PUBLISHED ON DECEMBER 20, 2004
© 2004 - THE BALTIMORE SUN
A partnership between a publicly traded Cleveland company and a group that includes three prominent local minority builders has been selected to develop the first phase of a major East Baltimore redevelopment project centered around a biotech park.
Forest City-New East Baltimore Partnership LLC - a group that includes Forest City Enterprises and minority builders Ronald H. Lipscomb, Dean Harrison and Kenneth Banks - was selected over two other finalists to turn a blighted, 30-acre swath north of the Johns Hopkins medical complex into a mixed-use community with life sciences buildings, retail space, and new rowhouses and apartments. A & R Development, another well-known minority firm, will assist in the construction of 850 housing units but will not have an equity stake, officials said.
A formal announcement of the selection of the developer for the project - expected to take 10 years to complete and be worth $500 million - is scheduled for this morning at the offices of East Baltimore Development Inc., the nonprofit set up to oversee the effort.
"We are now in a position to begin the development of the community that we promised when we began this planning process" in early 2001, said Jack Shannon, president and chief executive of East Baltimore Development.
The biotech project is being counted on not only to transform a decayed area of the city whose downward momentum has defied previous efforts at revitalization, but also to boost employment by providing up to 8,000 new jobs.
Forest City, a well-established real estate owner, developer and manager listed on the New York Stock Exchange, says it has total assets of $5.9 billion. Among the company's best-known projects are University Park at MIT in Cambridge, Mass., and Stapleton, a huge residential and commercial development in Denver.
Lipscomb, the head of Doracon Contracting, is involved in projects ranging from the Spinnaker Bay luxury condominiums in Harbor East to the conversion of the historic Railway Express building to loft apartments in the Station North Arts District, with which Banks is also involved.
Harrison's projects include the Zenith, a luxury apartment tower planned for downtown, and an industrial complex on the site of the demolished Hollander Ridge public housing project off Pulaski Highway near the Baltimore County line in East Baltimore.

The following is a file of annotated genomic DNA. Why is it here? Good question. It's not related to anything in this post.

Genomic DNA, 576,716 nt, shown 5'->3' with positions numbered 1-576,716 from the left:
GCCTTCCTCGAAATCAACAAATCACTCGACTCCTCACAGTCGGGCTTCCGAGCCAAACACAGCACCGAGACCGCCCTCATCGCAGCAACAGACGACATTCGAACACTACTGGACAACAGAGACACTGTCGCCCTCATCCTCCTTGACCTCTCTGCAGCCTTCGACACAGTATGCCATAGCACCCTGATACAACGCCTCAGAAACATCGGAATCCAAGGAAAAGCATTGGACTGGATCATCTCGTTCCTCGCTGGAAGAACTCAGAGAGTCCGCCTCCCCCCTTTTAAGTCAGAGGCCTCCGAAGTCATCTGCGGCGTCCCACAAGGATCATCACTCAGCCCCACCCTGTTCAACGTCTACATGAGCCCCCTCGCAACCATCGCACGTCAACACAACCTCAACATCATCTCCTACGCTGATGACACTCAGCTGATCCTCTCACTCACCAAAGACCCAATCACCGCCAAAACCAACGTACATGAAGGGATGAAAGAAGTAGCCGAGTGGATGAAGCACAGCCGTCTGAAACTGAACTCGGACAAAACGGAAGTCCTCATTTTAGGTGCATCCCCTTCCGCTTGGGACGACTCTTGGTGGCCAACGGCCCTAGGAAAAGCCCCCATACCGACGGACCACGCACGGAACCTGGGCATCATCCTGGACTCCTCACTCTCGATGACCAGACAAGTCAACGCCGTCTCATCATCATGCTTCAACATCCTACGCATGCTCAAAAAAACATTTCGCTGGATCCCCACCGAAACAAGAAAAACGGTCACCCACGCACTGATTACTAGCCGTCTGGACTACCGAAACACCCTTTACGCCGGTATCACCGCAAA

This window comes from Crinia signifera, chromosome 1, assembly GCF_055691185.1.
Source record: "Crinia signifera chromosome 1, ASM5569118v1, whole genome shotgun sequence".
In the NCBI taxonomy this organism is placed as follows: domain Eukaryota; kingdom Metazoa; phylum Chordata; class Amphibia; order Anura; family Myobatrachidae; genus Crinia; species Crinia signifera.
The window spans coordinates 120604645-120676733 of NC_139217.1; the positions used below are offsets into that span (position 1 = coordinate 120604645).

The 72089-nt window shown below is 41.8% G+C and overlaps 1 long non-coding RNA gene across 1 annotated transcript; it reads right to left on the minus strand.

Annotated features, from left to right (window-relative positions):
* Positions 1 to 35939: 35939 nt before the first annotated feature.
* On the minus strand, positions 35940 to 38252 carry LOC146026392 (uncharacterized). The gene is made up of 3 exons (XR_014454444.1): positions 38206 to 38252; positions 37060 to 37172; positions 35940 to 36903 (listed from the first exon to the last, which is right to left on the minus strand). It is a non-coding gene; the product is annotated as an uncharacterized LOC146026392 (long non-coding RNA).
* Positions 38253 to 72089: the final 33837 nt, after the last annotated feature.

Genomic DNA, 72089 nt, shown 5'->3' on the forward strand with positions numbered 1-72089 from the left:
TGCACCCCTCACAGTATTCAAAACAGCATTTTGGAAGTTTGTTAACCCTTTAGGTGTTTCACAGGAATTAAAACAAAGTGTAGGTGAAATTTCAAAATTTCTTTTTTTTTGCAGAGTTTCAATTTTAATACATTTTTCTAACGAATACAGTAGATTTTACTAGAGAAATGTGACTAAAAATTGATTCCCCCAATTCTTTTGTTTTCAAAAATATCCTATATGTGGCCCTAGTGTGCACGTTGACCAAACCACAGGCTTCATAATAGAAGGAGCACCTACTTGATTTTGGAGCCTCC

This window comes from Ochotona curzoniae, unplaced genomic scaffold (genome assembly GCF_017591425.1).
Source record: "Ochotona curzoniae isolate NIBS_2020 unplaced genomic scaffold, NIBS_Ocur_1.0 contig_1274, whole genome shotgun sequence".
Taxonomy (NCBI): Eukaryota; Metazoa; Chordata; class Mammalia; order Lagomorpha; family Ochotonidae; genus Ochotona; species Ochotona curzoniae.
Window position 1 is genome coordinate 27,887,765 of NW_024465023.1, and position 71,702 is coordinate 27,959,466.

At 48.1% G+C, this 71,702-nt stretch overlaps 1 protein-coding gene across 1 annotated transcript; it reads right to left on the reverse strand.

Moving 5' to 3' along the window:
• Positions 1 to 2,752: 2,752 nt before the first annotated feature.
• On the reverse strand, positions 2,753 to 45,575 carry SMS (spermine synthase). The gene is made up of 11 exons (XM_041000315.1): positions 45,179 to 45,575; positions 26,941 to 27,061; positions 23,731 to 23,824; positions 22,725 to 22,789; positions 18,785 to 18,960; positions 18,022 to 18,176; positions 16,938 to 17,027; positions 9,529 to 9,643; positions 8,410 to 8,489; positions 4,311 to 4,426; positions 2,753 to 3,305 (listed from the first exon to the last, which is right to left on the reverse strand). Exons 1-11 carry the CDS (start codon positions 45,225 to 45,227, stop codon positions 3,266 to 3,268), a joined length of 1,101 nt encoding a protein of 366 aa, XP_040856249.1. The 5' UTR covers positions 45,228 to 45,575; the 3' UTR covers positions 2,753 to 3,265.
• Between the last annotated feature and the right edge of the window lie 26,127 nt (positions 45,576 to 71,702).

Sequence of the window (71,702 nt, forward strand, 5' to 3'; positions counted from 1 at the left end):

A fourth member of the group is Dan Wilkinson, a defensive tackle with the Detroit Lions who played five seasons with the Washington Redskins.
The Forest City team was chosen in part because it offered a higher price for the land - $6 million, payable in 10 guaranteed yearly installments of $600,000 each - than the other two teams that were under consideration, Shannon said. It is anticipated that most of that money would be used to finance property acquisition for the second and third phases of the project, which covers a total of about 80 acres, he said.
Other factors that swayed the selection were the Forest City team's willingness to put $2.5 million in escrow to be paid if it doesn't meet the deadlines for the development and its plan to create and maintain three acres of open space throughout the project, Shannon said.
Although Forest City will own the five planned life sciences buildings, the city and East Baltimore Development will receive additional funds if their rental payments exceed certain benchmarks, according to Shannon.
Construction of the first biotech building could begin by the middle of next year and be completed by the end of 2007, along with most of the housing units. The remainder of the life sciences buildings would be completed by 2014.
The project would also include three community buildings, three parking garages with a total of 2,300 spaces, and some 80,000 square feet of retail space, mostly on the ground floor of the garages and biotech buildings.
The city and East Baltimore Development have already acquired more than half of the 874 properties in the first phase of the project - many of which are boarded-up and bricked-up homes and vacant lots - and are gaining title to the rest.
Included are 16 vacant properties purchased from Kennedy Krieger Institute for $47,300 and 102 properties that are being donated by Johns Hopkins.
About 260 properties in the first phase of the development were occupied, and residents in about 60 of them have been relocated outside of the path of the development.
Plans call for wholesale demolition of the remaining buildings in the first phase of the project, with the exception of a handful of historic properties.
The city had begun razing properties on the site of the first biotech building - a block bounded by Madison Street on the south, Rutland Avenue on the west, Ashland Avenue on the north and Wolfe Street on the east. But demolition was halted last spring after concerns were raised by members of the community about health hazards, primarily from lead dust.
East Baltimore Development and the city are working with the community and health officials to develop a set of procedures that would minimize such risks, Shannon said.
The Forest City team will receive no direct public subsidies for the development but would make use of federal low-income tax credits and public housing development funds, he said.
Of the housing to be built, plans call for the units to be split equally between low-income units, moderate affordable units and market-rate units.
"This team offered home ownership as well as rental opportunities in each of those areas," Shannon said.
Besides the Forest City-New East Baltimore Partnership, the other two finalists were a group led by Republic Properties Corp., a privately owned Washington development firm, and a team headed by Massachusetts-based Lyme Properties that included local developer Struever Bros., Eccles & Rouse.
The three finalists were selected in June from a group of seven.